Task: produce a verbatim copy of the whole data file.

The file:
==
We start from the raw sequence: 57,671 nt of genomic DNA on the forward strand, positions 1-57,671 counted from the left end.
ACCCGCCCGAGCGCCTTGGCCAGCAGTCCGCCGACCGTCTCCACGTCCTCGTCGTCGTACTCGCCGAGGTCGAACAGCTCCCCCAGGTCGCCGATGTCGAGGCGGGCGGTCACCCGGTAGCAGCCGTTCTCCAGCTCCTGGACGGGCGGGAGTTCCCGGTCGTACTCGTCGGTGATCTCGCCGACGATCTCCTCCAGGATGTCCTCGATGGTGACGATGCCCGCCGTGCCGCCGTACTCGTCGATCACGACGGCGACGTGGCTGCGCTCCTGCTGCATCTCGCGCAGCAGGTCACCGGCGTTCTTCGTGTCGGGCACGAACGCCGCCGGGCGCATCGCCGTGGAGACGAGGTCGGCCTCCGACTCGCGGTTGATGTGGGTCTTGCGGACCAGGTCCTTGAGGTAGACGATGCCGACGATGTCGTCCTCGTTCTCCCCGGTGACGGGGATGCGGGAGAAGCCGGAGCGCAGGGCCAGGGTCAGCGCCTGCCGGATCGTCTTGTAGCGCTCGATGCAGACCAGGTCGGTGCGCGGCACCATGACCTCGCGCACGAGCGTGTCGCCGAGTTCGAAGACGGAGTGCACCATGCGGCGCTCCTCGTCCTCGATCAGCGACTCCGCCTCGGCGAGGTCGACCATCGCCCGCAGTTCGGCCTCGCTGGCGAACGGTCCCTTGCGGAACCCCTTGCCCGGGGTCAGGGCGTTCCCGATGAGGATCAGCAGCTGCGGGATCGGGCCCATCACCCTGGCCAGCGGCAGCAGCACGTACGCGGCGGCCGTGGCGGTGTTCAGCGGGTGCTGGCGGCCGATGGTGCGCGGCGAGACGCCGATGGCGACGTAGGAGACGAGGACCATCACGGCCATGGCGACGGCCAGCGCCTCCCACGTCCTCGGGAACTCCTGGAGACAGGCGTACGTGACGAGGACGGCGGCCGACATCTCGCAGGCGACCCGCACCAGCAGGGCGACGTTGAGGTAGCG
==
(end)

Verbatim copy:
We start from the raw sequence: 57,671 nt of genomic DNA on the forward strand, positions 1-57,671 counted from the left end.
ACCCGCCCGAGCGCCTTGGCCAGCAGTCCGCCGACCGTCTCCACGTCCTCGTCGTCGTACTCGCCGAGGTCGAACAGCTCCCCCAGGTCGCCGATGTCGAGGCGGGCGGTCACCCGGTAGCAGCCGTTCTCCAGCTCCTGGACGGGCGGGAGTTCCCGGTCGTACTCGTCGGTGATCTCGCCGACGATCTCCTCCAGGATGTCCTCGATGGTGACGATGCCCGCCGTGCCGCCGTACTCGTCGATCACGACGGCGACGTGGCTGCGCTCCTGCTGCATCTCGCGCAGCAGGTCACCGGCGTTCTTCGTGTCGGGCACGAACGCCGCCGGGCGCATCGCCGTGGAGACGAGGTCGGCCTCCGACTCGCGGTTGATGTGGGTCTTGCGGACCAGGTCCTTGAGGTAGACGATGCCGACGATGTCGTCCTCGTTCTCCCCGGTGACGGGGATGCGGGAGAAGCCGGAGCGCAGGGCCAGGGTCAGCGCCTGCCGGATCGTCTTGTAGCGCTCGATGCAGACCAGGTCGGTGCGCGGCACCATGACCTCGCGCACGAGCGTGTCGCCGAGTTCGAAGACGGAGTGCACCATGCGGCGCTCCTCGTCCTCGATCAGCGACTCCGCCTCGGCGAGGTCGACCATCGCCCGCAGTTCGGCCTCGCTGGCGAACGGTCCCTTGCGGAACCCCTTGCCCGGGGTCAGGGCGTTCCCGATGAGGATCAGCAGCTGCGGGATCGGGCCCATCACCCTGGCCAGCGGCAGCAGCACGTACGCGGCGGCCGTGGCGGTGTTCAGCGGGTGCTGGCGGCCGATGGTGCGCGGCGAGACGCCGATGGCGACGTAGGAGACGAGGACCATCACGGCCATGGCGACGGCCAGCGCCTCCCACGTCCTCGGGAACTCCTGGAGACAGGCGTACGTGACGAGGACGGCGGCCGACATCTCGCAGGCGACCCGCACCAGCAGGGCGACGTTGAGGTAGCG